9. Petter Lundborg & Martin Nordin & Dan Olof Rooth, 2018. "The intergenerational transmission of human capital: the role of skills and health," Journal of Population Economics, Springer;European Society for Population Economics, vol. 31(4), pages 1035-1065, October.
    10. Gould, Eric D & Simhon, Avi, 2011. "Does Quality Time Produce Quality Children? Evidence on the Intergenerational Transmission of Human Capital using Parental Deaths," CEPR Discussion Papers 8258, C.E.P.R. Discussion Papers.
    11. Pronzato, Chiara, 2008. "Why educated mothers don't make educated children? A statistical study in the intergenerational transmission of schooling," ISER Working Paper Series 2008-11, Institute for Social and Economic Research.
    12. Mary A. Silles, 2017. "The Intergenerational Transmission of Education: New Evidence from Adoptions in the USA," Economica, London School of Economics and Political Science, vol. 84(336), pages 748-778, October.
    13. Sarah Brown & Steven Mcintosh & Karl Taylor, 2011. "Following in Your Parents’ Footsteps? Empirical Analysis of Matched Parent–Offspring Test Scores," Oxford Bulletin of Economics and Statistics, Department of Economics, University of Oxford, vol. 73(1), pages 40-58, February.
    14. Arnaud Chevalier & Colm Harmon & Vincent O’ Sullivan & Ian Walker, 2013. "The impact of parental income and education on the schooling of their children," IZA Journal of Labor Economics, Springer;Forschungsinstitut zur Zukunft der Arbeit GmbH (IZA), vol. 2(1), pages 1-22, December.
    15. Sandra E. Black & Paul J. Devereux & Kjell G. Salvanes, 2005. "Why the Apple Doesn't Fall Far: Understanding Intergenerational Transmission of Human Capital," American Economic Review, American Economic Association, vol. 95(1), pages 437-449, March.
    16. Nicolas Fleury & Fabrice Gilles, 2015. "A meta-regression analysis on intergenerational transmission of education: publication bias and genuine empirical effect," TEPP Working Paper 2015-02, TEPP.
    17. Cui, Ying & Liu, Hong & Zhao, Liqiu, 2019. "Mother's education and child development: Evidence from the compulsory school reform in China," Journal of Comparative Economics, Elsevier, vol. 47(3), pages 669-692.
    18. Tsunao Okumura & Emiko Usui, 2014. "Concave‐monotone treatment response and monotone treatment selection: With an application to the returns to schooling," Quantitative Economics, Econometric Society, vol. 5, pages 175-194, March.
    19. Suhonen, Tuomo & Karhunen, Hannu, 2019. "The intergenerational effects of parental higher education: Evidence from changes in university accessibility," Journal of Public Economics, Elsevier, vol. 176(C), pages 195-217.
    20. Dong Zhou & Aparajita Dasgupta, 2017. "Understanding the Intergenerational Transmission of Human Capital: Evidence from a Quasi-natural Experiment in China," Review of Development Economics, Wiley Blackwell, vol. 21(2), pages 321-352, May.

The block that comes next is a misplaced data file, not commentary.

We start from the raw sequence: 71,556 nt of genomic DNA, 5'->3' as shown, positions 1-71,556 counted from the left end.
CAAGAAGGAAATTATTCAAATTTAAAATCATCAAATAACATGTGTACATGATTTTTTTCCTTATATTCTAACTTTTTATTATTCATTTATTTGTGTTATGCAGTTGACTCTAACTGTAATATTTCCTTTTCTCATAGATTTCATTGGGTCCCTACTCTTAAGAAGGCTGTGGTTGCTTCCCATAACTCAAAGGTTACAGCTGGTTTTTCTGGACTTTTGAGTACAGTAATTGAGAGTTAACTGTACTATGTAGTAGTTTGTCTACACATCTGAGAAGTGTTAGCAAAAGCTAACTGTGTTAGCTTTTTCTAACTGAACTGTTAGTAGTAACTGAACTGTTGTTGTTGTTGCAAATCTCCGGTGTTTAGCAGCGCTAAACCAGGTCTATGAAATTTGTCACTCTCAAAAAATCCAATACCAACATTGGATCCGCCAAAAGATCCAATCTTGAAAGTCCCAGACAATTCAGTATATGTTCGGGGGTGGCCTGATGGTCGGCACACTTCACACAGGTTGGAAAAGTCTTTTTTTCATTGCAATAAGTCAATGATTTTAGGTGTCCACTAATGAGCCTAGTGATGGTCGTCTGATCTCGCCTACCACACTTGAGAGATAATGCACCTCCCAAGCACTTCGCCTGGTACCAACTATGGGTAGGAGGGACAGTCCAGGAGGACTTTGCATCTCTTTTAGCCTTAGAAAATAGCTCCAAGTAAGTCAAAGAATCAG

More about this item

    JEL classification:

    • I2 - Health, Education, and Welfare - - Education
    • J62 - Labor and Demographic Economics - - Mobility, Unemployment, Vacancies, and Immigrant Workers - - - Job, Occupational and Intergenerational Mobility; Promotion
    • C14 - Mathematical and Quantitative Methods - - Econometric and Statistical Methods and Methodology: General - - - Semiparametric and Nonparametric Methods: General

    Statistics

    Access and download statistics

    Corrections

    All material on this site has been provided by the respective publishers and authors. You can help correct errors and omissions. When requesting a correction, please mention this item's handle: RePEc:ucp:jlabec:doi:10.1086/660798. See general information about how to correct material in RePEc.

    For technical questions regarding this item, or to correct its authors, title, abstract, bibliographic or download information, contact: . General contact details of provider: https://www.journals.uchicago.edu/JOLE .

    If you have authored this item and are not yet registered with RePEc, we encourage you to do it here. This allows to link your profile to this item. It also allows you to accept potential citations to this item that we are uncertain about.

    If CitEc recognized a bibliographic reference but did not link an item in RePEc to it, you can help with this form .

    If you know of missing items citing this one, you can help us creating those links by adding the relevant references in the same way as above, for each refering item. If you are a registered author of this item, you may also want to check the "citations" tab in your RePEc Author Service profile, as there may be some citations waiting for confirmation.

    For technical questions regarding this item, or to correct its authors, title, abstract, bibliographic or download information, contact: Journals Division (email available below). General contact details of provider: https://www.journals.uchicago.edu/JOLE .

    Please note that corrections may take a couple of weeks to filter through the various RePEc services.

    IDEAS is a RePEc service hosted by the Research Division of the Federal Reserve Bank of St. Louis . RePEc uses bibliographic data supplied by the respective publishers.